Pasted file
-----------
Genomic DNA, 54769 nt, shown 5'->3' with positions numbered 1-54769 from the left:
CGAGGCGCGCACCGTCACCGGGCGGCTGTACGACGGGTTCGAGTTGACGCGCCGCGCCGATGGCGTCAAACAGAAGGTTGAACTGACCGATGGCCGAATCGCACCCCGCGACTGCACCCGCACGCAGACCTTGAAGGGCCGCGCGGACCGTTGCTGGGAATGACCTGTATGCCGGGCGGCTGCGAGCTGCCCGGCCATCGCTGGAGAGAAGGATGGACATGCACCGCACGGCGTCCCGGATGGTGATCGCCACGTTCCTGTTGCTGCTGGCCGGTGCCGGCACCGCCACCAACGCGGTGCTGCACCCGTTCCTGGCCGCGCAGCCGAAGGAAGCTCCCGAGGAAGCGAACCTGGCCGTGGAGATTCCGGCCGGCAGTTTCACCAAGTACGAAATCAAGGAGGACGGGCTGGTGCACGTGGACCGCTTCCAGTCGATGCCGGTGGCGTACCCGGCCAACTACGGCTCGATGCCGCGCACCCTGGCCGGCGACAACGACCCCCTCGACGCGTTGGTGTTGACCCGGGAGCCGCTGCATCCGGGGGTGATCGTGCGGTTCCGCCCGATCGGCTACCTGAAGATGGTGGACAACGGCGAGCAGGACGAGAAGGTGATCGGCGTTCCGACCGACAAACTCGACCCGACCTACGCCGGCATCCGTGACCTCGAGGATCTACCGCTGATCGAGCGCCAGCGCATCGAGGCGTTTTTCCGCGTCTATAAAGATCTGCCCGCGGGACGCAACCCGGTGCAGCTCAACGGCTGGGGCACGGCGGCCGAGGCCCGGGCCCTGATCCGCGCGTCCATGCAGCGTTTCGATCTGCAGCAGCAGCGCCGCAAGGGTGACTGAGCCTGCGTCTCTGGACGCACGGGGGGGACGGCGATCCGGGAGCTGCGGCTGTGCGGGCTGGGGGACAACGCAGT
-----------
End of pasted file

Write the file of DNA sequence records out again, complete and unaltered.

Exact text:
Genomic DNA, 54769 nt, shown 5'->3' with positions numbered 1-54769 from the left:
CGAGGCGCGCACCGTCACCGGGCGGCTGTACGACGGGTTCGAGTTGACGCGCCGCGCCGATGGCGTCAAACAGAAGGTTGAACTGACCGATGGCCGAATCGCACCCCGCGACTGCACCCGCACGCAGACCTTGAAGGGCCGCGCGGACCGTTGCTGGGAATGACCTGTATGCCGGGCGGCTGCGAGCTGCCCGGCCATCGCTGGAGAGAAGGATGGACATGCACCGCACGGCGTCCCGGATGGTGATCGCCACGTTCCTGTTGCTGCTGGCCGGTGCCGGCACCGCCACCAACGCGGTGCTGCACCCGTTCCTGGCCGCGCAGCCGAAGGAAGCTCCCGAGGAAGCGAACCTGGCCGTGGAGATTCCGGCCGGCAGTTTCACCAAGTACGAAATCAAGGAGGACGGGCTGGTGCACGTGGACCGCTTCCAGTCGATGCCGGTGGCGTACCCGGCCAACTACGGCTCGATGCCGCGCACCCTGGCCGGCGACAACGACCCCCTCGACGCGTTGGTGTTGACCCGGGAGCCGCTGCATCCGGGGGTGATCGTGCGGTTCCGCCCGATCGGCTACCTGAAGATGGTGGACAACGGCGAGCAGGACGAGAAGGTGATCGGCGTTCCGACCGACAAACTCGACCCGACCTACGCCGGCATCCGTGACCTCGAGGATCTACCGCTGATCGAGCGCCAGCGCATCGAGGCGTTTTTCCGCGTCTATAAAGATCTGCCCGCGGGACGCAACCCGGTGCAGCTCAACGGCTGGGGCACGGCGGCCGAGGCCCGGGCCCTGATCCGCGCGTCCATGCAGCGTTTCGATCTGCAGCAGCAGCGCCGCAAGGGTGACTGAGCCTGCGTCTCTGGACGCACGGGGGGGACGGCGATCCGGGAGCTGCGGCTGTGCGGGCTGGGGGACAACGCAGT